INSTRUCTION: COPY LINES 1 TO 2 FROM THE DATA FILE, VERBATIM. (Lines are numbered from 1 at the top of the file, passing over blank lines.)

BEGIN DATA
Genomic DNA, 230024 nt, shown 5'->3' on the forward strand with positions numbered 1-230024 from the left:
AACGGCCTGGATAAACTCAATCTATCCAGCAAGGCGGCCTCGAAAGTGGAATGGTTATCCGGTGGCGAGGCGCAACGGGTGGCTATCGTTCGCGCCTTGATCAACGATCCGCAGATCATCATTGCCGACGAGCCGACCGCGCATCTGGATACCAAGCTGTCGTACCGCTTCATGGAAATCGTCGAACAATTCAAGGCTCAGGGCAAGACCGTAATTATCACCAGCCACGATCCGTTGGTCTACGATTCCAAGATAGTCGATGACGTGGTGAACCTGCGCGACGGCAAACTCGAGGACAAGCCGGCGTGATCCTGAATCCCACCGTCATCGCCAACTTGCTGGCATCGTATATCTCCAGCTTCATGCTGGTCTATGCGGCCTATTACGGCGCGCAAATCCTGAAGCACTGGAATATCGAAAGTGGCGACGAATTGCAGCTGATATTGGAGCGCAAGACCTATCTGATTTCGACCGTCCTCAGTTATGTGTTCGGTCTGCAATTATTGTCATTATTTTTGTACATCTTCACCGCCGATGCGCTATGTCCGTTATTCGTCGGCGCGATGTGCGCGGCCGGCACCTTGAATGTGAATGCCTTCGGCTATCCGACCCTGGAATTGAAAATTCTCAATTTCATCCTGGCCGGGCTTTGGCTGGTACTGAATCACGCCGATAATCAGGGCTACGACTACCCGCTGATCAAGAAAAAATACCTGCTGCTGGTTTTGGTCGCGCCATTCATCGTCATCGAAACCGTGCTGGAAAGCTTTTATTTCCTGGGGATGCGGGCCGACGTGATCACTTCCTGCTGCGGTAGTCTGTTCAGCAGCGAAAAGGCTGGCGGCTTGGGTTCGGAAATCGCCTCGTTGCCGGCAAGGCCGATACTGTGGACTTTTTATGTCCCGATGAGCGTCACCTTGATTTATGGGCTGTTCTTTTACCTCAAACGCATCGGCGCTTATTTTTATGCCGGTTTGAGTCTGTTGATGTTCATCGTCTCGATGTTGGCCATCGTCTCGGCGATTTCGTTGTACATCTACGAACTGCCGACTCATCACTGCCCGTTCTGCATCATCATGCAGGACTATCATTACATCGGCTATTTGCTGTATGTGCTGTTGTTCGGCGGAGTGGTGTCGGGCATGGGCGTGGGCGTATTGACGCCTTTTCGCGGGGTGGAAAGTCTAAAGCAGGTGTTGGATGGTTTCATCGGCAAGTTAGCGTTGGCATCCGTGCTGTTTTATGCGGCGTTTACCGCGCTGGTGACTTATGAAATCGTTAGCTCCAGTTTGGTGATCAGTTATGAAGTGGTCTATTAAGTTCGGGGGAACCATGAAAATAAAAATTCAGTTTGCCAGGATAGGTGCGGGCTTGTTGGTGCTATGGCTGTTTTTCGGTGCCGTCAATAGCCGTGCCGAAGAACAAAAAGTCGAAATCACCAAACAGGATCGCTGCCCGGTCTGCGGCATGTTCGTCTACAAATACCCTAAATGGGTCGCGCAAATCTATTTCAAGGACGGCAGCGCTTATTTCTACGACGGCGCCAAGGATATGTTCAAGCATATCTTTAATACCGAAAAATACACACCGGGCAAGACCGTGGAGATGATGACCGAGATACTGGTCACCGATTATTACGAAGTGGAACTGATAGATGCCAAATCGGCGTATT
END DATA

Genomic DNA, 230024 nt, shown 5'->3' on the forward strand with positions numbered 1-230024 from the left:
AACGGCCTGGATAAACTCAATCTATCCAGCAAGGCGGCCTCGAAAGTGGAATGGTTATCCGGTGGCGAGGCGCAACGGGTGGCTATCGTTCGCGCCTTGATCAACGATCCGCAGATCATCATTGCCGACGAGCCGACCGCGCATCTGGATACCAAGCTGTCGTACCGCTTCATGGAAATCGTCGAACAATTCAAGGCTCAGGGCAAGACCGTAATTATCACCAGCCACGATCCGTTGGTCTACGATTCCAAGATAGTCGATGACGTGGTGAACCTGCGCGACGGCAAACTCGAGGACAAGCCGGCGTGATCCTGAATCCCACCGTCATCGCCAACTTGCTGGCATCGTATATCTCCAGCTTCATGCTGGTCTATGCGGCCTATTACGGCGCGCAAATCCTGAAGCACTGGAATATCGAAAGTGGCGACGAATTGCAGCTGATATTGGAGCGCAAGACCTATCTGATTTCGACCGTCCTCAGTTATGTGTTCGGTCTGCAATTATTGTCATTATTTTTGTACATCTTCACCGCCGATGCGCTATGTCCGTTATTCGTCGGCGCGATGTGCGCGGCCGGCACCTTGAATGTGAATGCCTTCGGCTATCCGACCCTGGAATTGAAAATTCTCAATTTCATCCTGGCCGGGCTTTGGCTGGTACTGAATCACGCCGATAATCAGGGCTACGACTACCCGCTGATCAAGAAAAAATACCTGCTGCTGGTTTTGGTCGCGCCATTCATCGTCATCGAAACCGTGCTGGAAAGCTTTTATTTCCTGGGGATGCGGGCCGACGTGATCACTTCCTGCTGCGGTAGTCTGTTCAGCAGCGAAAAGGCTGGCGGCTTGGGTTCGGAAATCGCCTCGTTGCCGGCAAGGCCGATACTGTGGACTTTTTATGTCCCGATGAGCGTCACCTTGATTTATGGGCTGTTCTTTTACCTCAAACGCATCGGCGCTTATTTTTATGCCGGTTTGAGTCTGTTGATGTTCATCGTCTCGATGTTGGCCATCGTCTCGGCGATTTCGTTGTACATCTACGAACTGCCGACTCATCACTGCCCGTTCTGCATCATCATGCAGGACTATCATTACATCGGCTATTTGCTGTATGTGCTGTTGTTCGGCGGAGTGGTGTCGGGCATGGGCGTGGGCGTATTGACGCCTTTTCGCGGGGTGGAAAGTCTAAAGCAGGTGTTGGATGGTTTCATCGGCAAGTTAGCGTTGGCATCCGTGCTGTTTTATGCGGCGTTTACCGCGCTGGTGACTTATGAAATCGTTAGCTCCAGTTTGGTGATCAGTTATGAAGTGGTCTATTAAGTTCGGGGGAACCATGAAAATAAAAATTCAGTTTGCCAGGATAGGTGCGGGCTTGTTGGTGCTATGGCTGTTTTTCGGTGCCGTCAATAGCCGTGCCGAAGAACAAAAAGTCGAAATCACCAAACAGGATCGCTGCCCGGTCTGCGGCATGTTCGTCTACAAATACCCTAAATGGGTCGCGCAAATCTATTTCAAGGACGGCAGCGCTTATTTCTACGACGGCGCCAAGGATATGTTCAAGCATATCTTTAATACCGAAAAATACACACCGGGCAAGACCGTGGAGATGATGACCGAGATACTGGTCACCGATTATTACGAAGTGGAACTGATAGATGCCAAATCGGCGTATT